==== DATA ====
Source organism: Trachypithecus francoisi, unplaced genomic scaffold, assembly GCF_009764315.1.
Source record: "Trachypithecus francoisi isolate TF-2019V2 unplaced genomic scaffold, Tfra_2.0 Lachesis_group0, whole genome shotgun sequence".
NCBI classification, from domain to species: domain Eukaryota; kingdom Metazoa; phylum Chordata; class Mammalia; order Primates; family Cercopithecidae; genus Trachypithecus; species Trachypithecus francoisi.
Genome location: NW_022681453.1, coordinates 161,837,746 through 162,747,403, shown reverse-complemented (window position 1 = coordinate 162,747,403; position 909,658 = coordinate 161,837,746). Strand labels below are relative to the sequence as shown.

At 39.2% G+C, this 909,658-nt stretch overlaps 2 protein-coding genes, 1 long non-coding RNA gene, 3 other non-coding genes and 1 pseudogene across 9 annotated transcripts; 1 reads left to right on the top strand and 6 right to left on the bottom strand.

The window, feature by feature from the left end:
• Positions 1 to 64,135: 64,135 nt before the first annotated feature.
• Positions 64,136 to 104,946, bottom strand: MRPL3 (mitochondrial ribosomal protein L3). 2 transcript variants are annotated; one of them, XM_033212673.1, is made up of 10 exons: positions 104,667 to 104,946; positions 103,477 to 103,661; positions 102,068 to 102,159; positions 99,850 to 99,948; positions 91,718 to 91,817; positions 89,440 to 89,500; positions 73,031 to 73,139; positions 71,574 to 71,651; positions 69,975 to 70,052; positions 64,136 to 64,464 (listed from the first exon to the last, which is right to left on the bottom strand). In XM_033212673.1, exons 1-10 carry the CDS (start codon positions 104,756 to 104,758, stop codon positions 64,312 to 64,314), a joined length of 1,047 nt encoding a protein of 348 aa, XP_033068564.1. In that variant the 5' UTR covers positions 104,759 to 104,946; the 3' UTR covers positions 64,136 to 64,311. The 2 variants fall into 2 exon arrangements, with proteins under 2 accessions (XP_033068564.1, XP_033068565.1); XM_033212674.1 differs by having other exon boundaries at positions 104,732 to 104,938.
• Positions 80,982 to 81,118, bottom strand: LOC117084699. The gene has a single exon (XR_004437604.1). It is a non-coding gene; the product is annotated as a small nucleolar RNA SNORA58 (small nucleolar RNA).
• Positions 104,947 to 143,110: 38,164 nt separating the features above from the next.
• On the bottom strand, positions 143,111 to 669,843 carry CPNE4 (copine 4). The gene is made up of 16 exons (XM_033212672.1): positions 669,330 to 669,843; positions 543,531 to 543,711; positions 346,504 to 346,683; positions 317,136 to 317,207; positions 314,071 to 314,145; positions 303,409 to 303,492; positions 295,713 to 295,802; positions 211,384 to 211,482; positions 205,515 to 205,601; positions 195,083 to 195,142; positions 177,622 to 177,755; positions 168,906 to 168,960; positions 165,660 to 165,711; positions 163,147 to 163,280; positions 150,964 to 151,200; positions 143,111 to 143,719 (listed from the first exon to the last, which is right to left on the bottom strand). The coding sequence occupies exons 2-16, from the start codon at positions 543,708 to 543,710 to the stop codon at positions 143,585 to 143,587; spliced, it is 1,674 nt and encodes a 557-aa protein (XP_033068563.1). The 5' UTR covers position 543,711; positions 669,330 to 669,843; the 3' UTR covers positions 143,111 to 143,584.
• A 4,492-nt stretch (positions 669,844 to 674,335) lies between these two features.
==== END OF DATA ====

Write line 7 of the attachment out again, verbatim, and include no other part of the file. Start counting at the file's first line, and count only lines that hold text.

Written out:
• Positions 1 to 64,135: 64,135 nt before the first annotated feature.